A gentle stroll among the seed of his seed was just what he needed. He called out for Jesus, and the Bolivian manservant appeared at his elbow.
“Take me to the little ones,” croaked the old man. Young children always lifted his spirits. He adored them. They read whatever you put in front of them, and they hadn’t yet discovered ugly, degrading phrases such as “half-arsed research” and “pseudo-literary quasi-historical pigswill”. With any luck one could steer them clear of nasty influences such as school and atlases and the History Channel until they were 14 or 15, and by then they were too old to be reading in any case.
They had reached the long corridor, flanked by the great bookcases that contained his entire oeuvre, and he let his fingers brush over the leather spines. Somewhere here was The Devil’s Inquest, a critical triumph. “Brown at his space bar hammering best,” the Times had said. “Banality never looked this voluminous.” His son Golgotha had been less charitable, declaring it “total crap, like all the others”, but of course Golgotha had been older than 15 when he’d read it, so one couldn’t really trust his opinion.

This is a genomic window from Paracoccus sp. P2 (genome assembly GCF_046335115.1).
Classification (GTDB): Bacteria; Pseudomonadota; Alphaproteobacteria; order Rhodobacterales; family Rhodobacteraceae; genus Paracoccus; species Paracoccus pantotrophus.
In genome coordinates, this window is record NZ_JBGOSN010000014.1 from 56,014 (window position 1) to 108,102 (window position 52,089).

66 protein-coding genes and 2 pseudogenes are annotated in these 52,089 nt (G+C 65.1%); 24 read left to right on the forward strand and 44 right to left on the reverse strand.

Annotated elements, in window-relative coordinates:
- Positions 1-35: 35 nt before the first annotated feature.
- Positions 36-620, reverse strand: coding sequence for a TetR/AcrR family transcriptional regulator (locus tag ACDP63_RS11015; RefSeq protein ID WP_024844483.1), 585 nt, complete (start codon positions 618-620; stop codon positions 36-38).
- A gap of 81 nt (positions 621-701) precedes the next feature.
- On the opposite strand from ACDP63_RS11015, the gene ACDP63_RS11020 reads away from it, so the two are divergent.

Thursday, June 08, 2006
This is hilarious!Closing the book on the lousiest story ever sold : Mail & Guardian Online (South Africa)